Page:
The STEM Six: the best of STEM this week (September 14 2018)

By Carl Jackson

While all stories in this week’s round-up are wonderful (it’s not often you get a robot taking selfies on Mars), the story of Jocelyn Bell Burnell’s belated recognition for her discovery of pulsars after being passed over for a Nobel Prize in favour of a male colleague fifty years earlier is truly incredible.

Sit back, relax, and have a read through six of the best stories in STEM from the past seven days.

1. She made the discovery, but a man got the Nobel. A half-century later, she’s won a $3 million prize.

Jocelyn Bell Burnell – By Silicon Republic [CC BY-SA 4.0 (https://creativecommons.org/licenses/by-sa/4.0)], from Wikimedia Commons

It’s bad enough when you don’t get credit for the everyday work you do, but imagine making a world-changing discovery and then watching your male colleague be recognised with a Nobel Prize for your work instead. That’s what happened to Jocelyn Bell Burnell, but fortunately she hasn’t gone unrewarded; half a century after her discovery of pulsars, she’s set to receive a $3 million Breakthrough Prize.

Read her incredible story at The Washington Post

2. Meet some of 2018’s most influential women in STEM

Professor Kentish with a PhD candidate

Melbourne School of Engineering’s Professor Sandra Kentish, Head of the School of Chemical and Biomedical Engineering, has joined a number of notable women in STEM on 2018’s Australian Financial Review 100 Women of Influence list.

Discover more about Professor Kentish’s career and her advice for other women rising through the ranks in STEM in Create News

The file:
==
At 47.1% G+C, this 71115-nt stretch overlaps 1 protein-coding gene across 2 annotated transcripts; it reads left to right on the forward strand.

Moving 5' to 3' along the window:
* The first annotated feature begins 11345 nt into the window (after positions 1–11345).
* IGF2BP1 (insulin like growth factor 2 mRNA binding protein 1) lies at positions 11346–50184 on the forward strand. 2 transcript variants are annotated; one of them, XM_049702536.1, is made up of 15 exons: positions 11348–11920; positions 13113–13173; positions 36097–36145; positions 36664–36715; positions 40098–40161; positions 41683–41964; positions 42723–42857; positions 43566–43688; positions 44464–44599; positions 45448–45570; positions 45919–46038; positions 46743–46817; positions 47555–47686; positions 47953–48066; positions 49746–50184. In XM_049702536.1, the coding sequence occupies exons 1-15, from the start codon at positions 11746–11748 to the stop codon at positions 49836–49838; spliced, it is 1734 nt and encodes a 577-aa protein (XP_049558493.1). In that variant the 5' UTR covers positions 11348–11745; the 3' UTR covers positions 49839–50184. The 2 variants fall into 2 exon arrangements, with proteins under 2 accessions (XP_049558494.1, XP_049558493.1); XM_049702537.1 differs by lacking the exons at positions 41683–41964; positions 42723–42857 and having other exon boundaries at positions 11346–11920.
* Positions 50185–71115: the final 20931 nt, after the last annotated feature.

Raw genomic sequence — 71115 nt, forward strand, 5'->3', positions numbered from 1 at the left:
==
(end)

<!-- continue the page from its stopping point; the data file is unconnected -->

3. NASA’s curiosity rover takes a stunning selfie under dusty Martian skies

By NASA/JPL-Caltech [Public domain], via Wikimedia Commons

Social media’s full of selfies taken in impressive and intriguing places, but NASA’s Curiosity Rover definitely wins with its latest selfie. Taken on the surface of Mars, there’s no word on whether NASA installed duck-face capabilities on this photogenic robot prior to launch.

See this marvelous Mars selfie at Gizmodo

Take your stem discovery further with study in engineering & IT

4. Forecasting the cycle of epileptic seizures

Despite knowing that patients’ seizure times followed reliable patterns centuries ago, scientists were at a loss as to why. That’s set to change with a team of Melbourne researchers making breakthroughs understanding and reliably predicting seizure cycles.

See how they’re doing it in Pursuit

5. Decentralisation: the next big step for the world wide web

Proponents of a decentralised web, an online environment where people communicate without relying on large corporate gatekeepers who collect data for profit, gathered at the recent Decentralised Web Summit to discuss this grand idea. Including prominent internet elders such as world wide web creator Tim Berners-Lee, this meeting had special significance in the wake of recent issues such as the Snowden revelations and Cambridge Analytica scandal.

Learn more about the push for a decentralised web in the Guardian

6. Australia’s anti-encryption law will merely relocate the backdoors

With anti-encryption laws currently proposed by the Australian government, cybersecurity expert Dr Chris Culnane outlined his concerns over the bill’s potential to impact every website accessible from Australia with little to constrain the government’s powers.

Find out more about the potential issues with these new laws on ZDNet

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